P1.57 Multiyear observations and data collection of links between hydrological inputs and glacier velocity in a small temperate glacier in southeastern Alaska

Thursday, 12 November 2009
Nicholas M. Korzen, University of Alaska, Juneau, AK; and M. Habermann, M. Heavner, E. Hood, R. Fatland, and C. Connor

Glaciers along the Gulf of Alaska are thinning and retreating rapidly and over the last century this loss of ice has contributed measurably to global sea level rise. An important control on the rate at which ice is being lost is basal motion because higher glacier velocities increase the rate at which ice is delivered to ablation zones. Recent research has focused on understanding the effects of a sub-glacial water storage system in conjunction with glacier basal motion. In this study, we examined how water inputs from large rainfall events as well as a glacier lake outburst flood affected the velocity of the Lemon Creek Glacier in southeastern Alaska. Lemon Creek Glacier is a moderately sized (14 km2) temperate glacier at the margin of the Juneau Icefield. An ice- marginal lake forms at the head of the glacier and catastrophically drains at least once every melt season. We have instrumented the glacier with two meteorological stations: one at the head of the glacier near the ice-marginal lake and another several kilometers below the terminus. These stations measure temperature, relative humidity, precipitation, incoming solar radiation, wind speed and direction. Lake stage in the supraglacial lake was monitored with a pressure transducer. In addition, Lemon Creek was instrumented with a water quality sonde at the location of a USGS gauging station approximately 3 km downstream from the glacier terminus. The sonde provides continuous measurements of water temperature, dissolved oxygen, turbidity and conductivity. Finally, three Trimble NetRS dual frequency, differential GPS units were deployed on the glacier center line at top, mid, and bottom portions of the glacier. All of the instruments were run continuously therefore we captured the outburst flood associated with the ice-marginal lake drainage as well as several large (>3~cm) rainfall events associated with frontal storms off of the Gulf of Alaska in late summer. With this combined data it allows us to test the hypothesis that water inputs which overwhelm subglacial drainage networks result in increased velocity rates of basal motion.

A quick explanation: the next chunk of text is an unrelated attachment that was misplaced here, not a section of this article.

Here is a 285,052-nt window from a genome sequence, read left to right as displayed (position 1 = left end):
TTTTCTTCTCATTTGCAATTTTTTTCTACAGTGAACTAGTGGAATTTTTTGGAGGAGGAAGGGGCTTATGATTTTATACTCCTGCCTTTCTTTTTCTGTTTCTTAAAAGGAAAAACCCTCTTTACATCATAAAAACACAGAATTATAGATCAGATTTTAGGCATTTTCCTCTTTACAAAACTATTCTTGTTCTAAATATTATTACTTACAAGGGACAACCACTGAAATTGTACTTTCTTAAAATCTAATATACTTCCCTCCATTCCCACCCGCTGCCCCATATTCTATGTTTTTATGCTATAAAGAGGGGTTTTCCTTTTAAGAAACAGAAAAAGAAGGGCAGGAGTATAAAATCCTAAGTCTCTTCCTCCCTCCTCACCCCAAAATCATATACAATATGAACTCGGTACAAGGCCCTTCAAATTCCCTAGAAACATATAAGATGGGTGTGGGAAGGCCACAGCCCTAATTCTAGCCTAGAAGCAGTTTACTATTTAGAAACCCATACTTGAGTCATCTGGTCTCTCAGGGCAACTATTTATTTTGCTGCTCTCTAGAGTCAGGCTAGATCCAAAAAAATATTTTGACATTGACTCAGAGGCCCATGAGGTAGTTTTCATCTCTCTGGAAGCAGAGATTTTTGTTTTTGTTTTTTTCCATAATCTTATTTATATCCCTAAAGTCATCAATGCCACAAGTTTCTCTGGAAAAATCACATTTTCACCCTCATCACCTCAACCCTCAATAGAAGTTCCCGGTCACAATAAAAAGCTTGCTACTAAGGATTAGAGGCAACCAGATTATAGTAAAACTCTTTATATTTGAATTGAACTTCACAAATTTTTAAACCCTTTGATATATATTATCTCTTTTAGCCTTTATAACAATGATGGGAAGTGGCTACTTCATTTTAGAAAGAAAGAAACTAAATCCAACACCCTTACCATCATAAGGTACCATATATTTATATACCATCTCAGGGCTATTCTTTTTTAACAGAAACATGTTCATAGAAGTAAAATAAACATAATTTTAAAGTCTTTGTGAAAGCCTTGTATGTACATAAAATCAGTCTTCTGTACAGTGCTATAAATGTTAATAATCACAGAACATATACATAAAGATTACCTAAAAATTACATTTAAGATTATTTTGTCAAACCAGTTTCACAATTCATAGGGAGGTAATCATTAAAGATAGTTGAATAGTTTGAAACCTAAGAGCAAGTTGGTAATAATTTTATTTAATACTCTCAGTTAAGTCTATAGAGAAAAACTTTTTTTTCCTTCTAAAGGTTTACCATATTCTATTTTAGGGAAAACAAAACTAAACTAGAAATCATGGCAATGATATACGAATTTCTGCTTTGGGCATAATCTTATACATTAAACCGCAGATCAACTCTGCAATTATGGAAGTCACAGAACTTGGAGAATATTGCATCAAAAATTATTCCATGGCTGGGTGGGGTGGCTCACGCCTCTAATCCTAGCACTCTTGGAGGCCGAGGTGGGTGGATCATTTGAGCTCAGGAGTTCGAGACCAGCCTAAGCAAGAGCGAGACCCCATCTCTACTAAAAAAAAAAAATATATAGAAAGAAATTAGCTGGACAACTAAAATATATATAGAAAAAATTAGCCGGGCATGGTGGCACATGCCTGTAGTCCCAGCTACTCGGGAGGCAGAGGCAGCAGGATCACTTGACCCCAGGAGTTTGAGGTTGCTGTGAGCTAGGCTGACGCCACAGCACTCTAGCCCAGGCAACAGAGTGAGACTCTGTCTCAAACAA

- Indicates paper has been withdrawn from meeting
- Indicates an Award Winner